THOMAS YOUNG (1773-1829)

1801 – England

‘Interference between waves can be constructive or destructive’

Young’s principle advanced the wave theory of light of CHRISTIAAN HUYGENS. Further advances came from EINSTEIN and PLANCK.

Huygens’ wave theory was neglected for more than a hundred years until it was revived by Young in the opening years of the nineteenth century. Young rejected Newton’s view that if light consisted of waves it would not travel in a straight line and therefore sharp shadows would not be possible. He said that if the wavelength of light was extremely small, light would not spread around corners and shadows would appear sharp. His principle of interference provided strong evidence in support of the wave theory.

In Young’s double slit experiment a beam of sunlight is allowed to enter a darkened room through a pinhole. The beam is then passed through two closely spaced small slits in a cardboard screen. You would expect to see two bright lights on a screen placed behind the slits. Instead a series of alternate light and dark stripes are observed, known as interference fringes, produced when one wave of light interferes with another wave of light.

Two identical waves traveling together either reinforce each other (constructive interference) or cancel each other out (destructive interference). This effect is similar to the pattern produced when two stones are thrown into a pool of water.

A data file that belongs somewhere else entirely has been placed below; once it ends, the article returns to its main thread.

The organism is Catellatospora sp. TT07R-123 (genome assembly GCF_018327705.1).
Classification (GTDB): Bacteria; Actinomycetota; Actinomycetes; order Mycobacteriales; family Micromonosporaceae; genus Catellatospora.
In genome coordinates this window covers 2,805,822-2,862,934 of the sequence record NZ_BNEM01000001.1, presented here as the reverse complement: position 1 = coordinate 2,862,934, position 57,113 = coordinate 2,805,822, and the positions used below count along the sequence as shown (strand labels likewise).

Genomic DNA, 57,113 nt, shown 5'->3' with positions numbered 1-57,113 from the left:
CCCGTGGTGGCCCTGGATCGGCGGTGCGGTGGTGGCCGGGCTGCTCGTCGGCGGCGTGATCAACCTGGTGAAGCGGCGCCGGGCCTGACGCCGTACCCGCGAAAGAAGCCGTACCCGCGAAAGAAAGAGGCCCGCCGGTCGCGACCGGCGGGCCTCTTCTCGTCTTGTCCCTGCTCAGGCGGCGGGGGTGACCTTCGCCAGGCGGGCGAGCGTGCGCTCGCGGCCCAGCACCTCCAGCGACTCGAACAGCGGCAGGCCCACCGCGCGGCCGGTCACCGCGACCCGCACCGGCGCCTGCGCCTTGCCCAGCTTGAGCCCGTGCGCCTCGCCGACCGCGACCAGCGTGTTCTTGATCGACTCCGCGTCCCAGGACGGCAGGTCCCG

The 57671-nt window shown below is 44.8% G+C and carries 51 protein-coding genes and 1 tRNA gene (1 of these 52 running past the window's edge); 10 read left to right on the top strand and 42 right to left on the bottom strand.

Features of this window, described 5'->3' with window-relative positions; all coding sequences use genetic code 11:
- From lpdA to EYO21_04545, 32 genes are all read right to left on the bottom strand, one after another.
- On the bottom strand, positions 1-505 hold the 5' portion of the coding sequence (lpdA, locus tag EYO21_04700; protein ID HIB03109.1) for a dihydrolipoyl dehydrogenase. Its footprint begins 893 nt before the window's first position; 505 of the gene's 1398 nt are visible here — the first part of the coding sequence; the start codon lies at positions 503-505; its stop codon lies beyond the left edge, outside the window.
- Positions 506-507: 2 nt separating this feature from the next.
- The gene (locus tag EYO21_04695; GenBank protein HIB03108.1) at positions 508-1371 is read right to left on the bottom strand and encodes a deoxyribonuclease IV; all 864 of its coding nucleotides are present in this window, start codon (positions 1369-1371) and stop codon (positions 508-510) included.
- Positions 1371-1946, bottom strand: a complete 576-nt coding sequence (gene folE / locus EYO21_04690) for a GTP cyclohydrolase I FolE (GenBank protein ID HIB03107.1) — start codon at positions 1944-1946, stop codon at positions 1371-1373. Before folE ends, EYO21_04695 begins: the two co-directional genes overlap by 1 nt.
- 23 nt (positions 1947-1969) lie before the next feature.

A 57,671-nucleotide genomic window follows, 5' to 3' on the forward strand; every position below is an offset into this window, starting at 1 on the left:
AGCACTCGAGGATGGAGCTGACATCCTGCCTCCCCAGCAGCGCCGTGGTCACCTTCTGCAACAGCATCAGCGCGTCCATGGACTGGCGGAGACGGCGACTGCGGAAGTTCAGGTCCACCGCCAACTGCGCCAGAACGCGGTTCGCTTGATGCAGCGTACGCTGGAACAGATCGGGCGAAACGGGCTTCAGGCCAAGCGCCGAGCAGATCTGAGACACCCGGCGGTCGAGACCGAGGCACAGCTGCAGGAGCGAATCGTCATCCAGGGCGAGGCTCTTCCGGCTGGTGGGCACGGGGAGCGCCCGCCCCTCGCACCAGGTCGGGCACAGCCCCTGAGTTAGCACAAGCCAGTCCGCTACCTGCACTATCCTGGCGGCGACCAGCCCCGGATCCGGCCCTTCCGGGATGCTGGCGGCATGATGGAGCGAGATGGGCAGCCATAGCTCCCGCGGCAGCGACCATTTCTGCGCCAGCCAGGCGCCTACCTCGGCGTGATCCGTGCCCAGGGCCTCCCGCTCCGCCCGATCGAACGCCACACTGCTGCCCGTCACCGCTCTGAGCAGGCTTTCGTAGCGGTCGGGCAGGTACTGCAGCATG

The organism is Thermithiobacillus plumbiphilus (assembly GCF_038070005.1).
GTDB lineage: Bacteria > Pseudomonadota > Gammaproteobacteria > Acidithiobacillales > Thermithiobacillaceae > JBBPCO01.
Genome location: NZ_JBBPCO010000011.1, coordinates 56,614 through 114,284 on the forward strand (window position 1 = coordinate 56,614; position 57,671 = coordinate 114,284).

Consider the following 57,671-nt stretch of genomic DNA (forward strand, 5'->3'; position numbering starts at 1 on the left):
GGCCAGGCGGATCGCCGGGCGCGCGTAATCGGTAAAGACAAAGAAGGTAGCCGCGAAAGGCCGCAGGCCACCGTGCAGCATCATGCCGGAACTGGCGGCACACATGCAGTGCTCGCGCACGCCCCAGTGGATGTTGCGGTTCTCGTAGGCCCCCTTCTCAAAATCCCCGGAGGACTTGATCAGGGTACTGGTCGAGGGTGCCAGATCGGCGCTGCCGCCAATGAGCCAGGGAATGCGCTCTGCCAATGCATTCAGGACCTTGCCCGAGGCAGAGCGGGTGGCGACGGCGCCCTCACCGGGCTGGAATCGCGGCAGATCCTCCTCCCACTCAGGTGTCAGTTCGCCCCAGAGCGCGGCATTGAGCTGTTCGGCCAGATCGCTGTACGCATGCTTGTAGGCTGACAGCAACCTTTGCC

portrait of THOMAS YOUNG ©

THOMAS YOUNG

The mathematical explanation of this effect was provided by AUGUSTIN FRESNEL (1788-1827). The wave theory was further expanded by EINSTEIN in 1905 when he showed that light is transmitted as photons.

Light, an electromagnetic radiation, is transported in photons that are guided along their path by waves. This is known as ‘wave-particle duality’.

The current view of the nature of light is based on quantum theory.

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3 thoughts on “THOMAS YOUNG (1773-1829)

  1. Pingback: ISAAC NEWTON (1642-1727) | A History of Science

  2. Pingback: ISAAC NEWTON (1642-1727) | neilsen

  3. Pingback: MICHAEL FARADAY (1791-1869) | neilsen

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